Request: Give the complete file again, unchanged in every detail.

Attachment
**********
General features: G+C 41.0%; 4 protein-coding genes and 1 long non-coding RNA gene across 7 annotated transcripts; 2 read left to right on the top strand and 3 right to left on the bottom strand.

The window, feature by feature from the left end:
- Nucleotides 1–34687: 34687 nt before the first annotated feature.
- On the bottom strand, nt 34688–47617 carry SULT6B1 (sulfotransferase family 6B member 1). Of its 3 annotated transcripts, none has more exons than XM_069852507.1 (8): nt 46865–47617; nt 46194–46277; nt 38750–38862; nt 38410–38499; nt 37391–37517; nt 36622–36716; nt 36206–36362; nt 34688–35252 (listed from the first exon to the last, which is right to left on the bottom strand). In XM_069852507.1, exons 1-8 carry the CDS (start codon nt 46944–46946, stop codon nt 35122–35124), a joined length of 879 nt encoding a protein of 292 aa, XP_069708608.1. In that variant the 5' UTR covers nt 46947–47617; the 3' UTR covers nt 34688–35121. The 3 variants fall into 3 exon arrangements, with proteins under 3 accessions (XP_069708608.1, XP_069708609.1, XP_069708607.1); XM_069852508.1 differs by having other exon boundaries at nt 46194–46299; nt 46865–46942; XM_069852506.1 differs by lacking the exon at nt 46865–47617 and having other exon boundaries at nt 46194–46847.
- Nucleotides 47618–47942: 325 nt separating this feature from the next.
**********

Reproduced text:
General features: G+C 41.0%; 4 protein-coding genes and 1 long non-coding RNA gene across 7 annotated transcripts; 2 read left to right on the top strand and 3 right to left on the bottom strand.

The window, feature by feature from the left end:
- Nucleotides 1–34687: 34687 nt before the first annotated feature.
- On the bottom strand, nt 34688–47617 carry SULT6B1 (sulfotransferase family 6B member 1). Of its 3 annotated transcripts, none has more exons than XM_069852507.1 (8): nt 46865–47617; nt 46194–46277; nt 38750–38862; nt 38410–38499; nt 37391–37517; nt 36622–36716; nt 36206–36362; nt 34688–35252 (listed from the first exon to the last, which is right to left on the bottom strand). In XM_069852507.1, exons 1-8 carry the CDS (start codon nt 46944–46946, stop codon nt 35122–35124), a joined length of 879 nt encoding a protein of 292 aa, XP_069708608.1. In that variant the 5' UTR covers nt 46947–47617; the 3' UTR covers nt 34688–35121. The 3 variants fall into 3 exon arrangements, with proteins under 3 accessions (XP_069708608.1, XP_069708609.1, XP_069708607.1); XM_069852508.1 differs by having other exon boundaries at nt 46194–46299; nt 46865–46942; XM_069852506.1 differs by lacking the exon at nt 46865–47617 and having other exon boundaries at nt 46194–46847.
- Nucleotides 47618–47942: 325 nt separating this feature from the next.